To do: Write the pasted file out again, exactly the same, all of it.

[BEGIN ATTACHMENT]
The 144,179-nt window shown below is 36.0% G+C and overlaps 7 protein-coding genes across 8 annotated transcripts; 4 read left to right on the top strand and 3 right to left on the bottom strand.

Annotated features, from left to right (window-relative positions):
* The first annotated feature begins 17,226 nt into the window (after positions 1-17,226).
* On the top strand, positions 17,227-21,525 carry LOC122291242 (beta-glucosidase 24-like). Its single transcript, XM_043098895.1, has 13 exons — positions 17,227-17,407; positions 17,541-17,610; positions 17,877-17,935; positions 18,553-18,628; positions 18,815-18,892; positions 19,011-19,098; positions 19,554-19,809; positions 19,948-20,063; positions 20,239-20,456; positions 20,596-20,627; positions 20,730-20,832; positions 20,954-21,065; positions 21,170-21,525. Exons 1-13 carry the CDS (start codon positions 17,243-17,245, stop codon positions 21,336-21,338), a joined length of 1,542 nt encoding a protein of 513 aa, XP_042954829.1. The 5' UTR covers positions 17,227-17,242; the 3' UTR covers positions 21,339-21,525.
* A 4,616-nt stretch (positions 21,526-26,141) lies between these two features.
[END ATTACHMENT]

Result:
The 144,179-nt window shown below is 36.0% G+C and overlaps 7 protein-coding genes across 8 annotated transcripts; 4 read left to right on the top strand and 3 right to left on the bottom strand.

Annotated features, from left to right (window-relative positions):
* The first annotated feature begins 17,226 nt into the window (after positions 1-17,226).
* On the top strand, positions 17,227-21,525 carry LOC122291242 (beta-glucosidase 24-like). Its single transcript, XM_043098895.1, has 13 exons — positions 17,227-17,407; positions 17,541-17,610; positions 17,877-17,935; positions 18,553-18,628; positions 18,815-18,892; positions 19,011-19,098; positions 19,554-19,809; positions 19,948-20,063; positions 20,239-20,456; positions 20,596-20,627; positions 20,730-20,832; positions 20,954-21,065; positions 21,170-21,525. Exons 1-13 carry the CDS (start codon positions 17,243-17,245, stop codon positions 21,336-21,338), a joined length of 1,542 nt encoding a protein of 513 aa, XP_042954829.1. The 5' UTR covers positions 17,227-17,242; the 3' UTR covers positions 21,339-21,525.
* A 4,616-nt stretch (positions 21,526-26,141) lies between these two features.